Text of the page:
Definition of knickerbocker in English:

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Pronunciation: /ˈnikərˌbäkər/


1 (knickerbockers) see knickers.
Example sentences
  • About 30 followers, many in red waistcoats and green knickerbockers, gathered yesterday to mark the last official hare hunt.
  • Pupils came to school in historic costume, including Eton collars for the boys and three-quarter length knickerbockers and pinafores for the girls.
  • Turton FC was founded in 1871 and in 1873 issued a book of rules showing that the Harrow form of football was played and that the club colours were blue knickerbockers, white stockings and white jerseys.
2 (Knickerbocker) A New Yorker.
Example sentences
  • They were among the oldest of the Knickerbockers on this island.
  • Unlike the old Knickerbocker establishment, where birth and breeding gave social standing, in this democratic meritocracy it is the prestige of your job that tells us where you are in the social order.
2.1A descendant of the original Dutch settlers in New York.



Example sentences
  • In the very early 1980s, the bar was the rather unlikely official meeting place for the city's wannabe Blitz kids - the original New Romantics, in all their knickerbockered glory.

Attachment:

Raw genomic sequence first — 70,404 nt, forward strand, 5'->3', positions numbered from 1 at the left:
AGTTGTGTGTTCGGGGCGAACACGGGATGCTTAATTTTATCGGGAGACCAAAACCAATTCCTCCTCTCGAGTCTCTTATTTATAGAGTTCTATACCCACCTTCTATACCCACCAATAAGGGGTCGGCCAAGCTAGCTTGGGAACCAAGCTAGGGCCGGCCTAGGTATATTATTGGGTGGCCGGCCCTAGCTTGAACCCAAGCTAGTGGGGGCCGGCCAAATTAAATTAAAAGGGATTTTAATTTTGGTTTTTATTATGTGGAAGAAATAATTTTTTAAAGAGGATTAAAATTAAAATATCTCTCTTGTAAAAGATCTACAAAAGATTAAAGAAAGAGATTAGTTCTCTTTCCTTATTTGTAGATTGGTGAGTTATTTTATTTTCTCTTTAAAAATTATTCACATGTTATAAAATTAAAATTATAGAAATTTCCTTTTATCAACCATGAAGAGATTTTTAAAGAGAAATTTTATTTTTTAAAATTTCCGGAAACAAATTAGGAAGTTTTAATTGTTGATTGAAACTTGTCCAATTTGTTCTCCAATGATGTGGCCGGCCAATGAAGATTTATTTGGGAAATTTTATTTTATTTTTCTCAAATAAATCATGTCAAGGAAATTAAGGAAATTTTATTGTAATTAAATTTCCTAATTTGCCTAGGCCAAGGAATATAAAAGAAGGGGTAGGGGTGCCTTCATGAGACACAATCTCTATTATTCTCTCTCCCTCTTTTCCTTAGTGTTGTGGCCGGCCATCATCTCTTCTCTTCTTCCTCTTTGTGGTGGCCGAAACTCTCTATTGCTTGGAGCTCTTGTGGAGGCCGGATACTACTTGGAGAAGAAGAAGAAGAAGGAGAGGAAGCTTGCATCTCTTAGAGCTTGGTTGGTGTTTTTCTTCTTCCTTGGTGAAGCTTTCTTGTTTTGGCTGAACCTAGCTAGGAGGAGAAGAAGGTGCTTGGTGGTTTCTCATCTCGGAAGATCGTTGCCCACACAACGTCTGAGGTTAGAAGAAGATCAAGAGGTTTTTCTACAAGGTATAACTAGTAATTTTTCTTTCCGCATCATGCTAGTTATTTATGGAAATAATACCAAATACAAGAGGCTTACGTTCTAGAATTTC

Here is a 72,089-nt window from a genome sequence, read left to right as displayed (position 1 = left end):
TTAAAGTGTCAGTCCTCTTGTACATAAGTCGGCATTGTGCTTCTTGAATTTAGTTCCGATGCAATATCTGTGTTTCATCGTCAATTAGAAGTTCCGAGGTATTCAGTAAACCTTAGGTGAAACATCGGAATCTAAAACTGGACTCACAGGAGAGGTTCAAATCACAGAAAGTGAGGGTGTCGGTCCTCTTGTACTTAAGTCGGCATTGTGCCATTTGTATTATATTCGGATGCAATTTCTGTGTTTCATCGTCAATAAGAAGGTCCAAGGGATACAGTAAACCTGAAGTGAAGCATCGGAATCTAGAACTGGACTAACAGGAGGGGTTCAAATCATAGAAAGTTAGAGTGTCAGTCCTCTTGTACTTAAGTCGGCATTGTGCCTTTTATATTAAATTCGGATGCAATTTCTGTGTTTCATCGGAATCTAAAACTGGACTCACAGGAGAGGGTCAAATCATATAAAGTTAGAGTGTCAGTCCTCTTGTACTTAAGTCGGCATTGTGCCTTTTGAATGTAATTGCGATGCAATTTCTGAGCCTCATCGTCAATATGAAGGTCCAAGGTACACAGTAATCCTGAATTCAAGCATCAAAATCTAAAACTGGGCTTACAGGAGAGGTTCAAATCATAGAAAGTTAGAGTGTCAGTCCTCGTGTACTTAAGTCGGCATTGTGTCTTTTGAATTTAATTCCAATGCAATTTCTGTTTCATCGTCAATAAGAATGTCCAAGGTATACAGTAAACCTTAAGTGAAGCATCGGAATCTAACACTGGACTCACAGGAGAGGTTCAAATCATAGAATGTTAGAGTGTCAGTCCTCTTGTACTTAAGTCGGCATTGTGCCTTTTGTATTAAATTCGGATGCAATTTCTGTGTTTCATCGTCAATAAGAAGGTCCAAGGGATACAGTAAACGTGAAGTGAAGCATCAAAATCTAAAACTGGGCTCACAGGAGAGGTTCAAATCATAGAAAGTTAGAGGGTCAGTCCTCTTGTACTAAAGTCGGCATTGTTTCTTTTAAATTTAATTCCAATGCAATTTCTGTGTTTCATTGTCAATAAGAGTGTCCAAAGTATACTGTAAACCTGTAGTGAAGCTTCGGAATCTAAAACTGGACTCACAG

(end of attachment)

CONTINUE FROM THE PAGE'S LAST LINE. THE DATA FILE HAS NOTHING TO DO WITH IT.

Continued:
• He's gone all-out on his art-deco theming, and not a detail seems to have been missed, from the knickerbockered porters to the 1920s music to the characteristic typeface on the room-number plaques.


Mid 19th century (sense 2): named after Diedrich Knickerbocker, pretended author of W. Irving's History of New York (1809). sense 1 is said to have arisen from the resemblance of knickerbockers to the breeches worn by Dutchmen in Cruikshank's illustrations in Irving's book.

For editors and proofreaders

Syllabification: knick·er·bock·er

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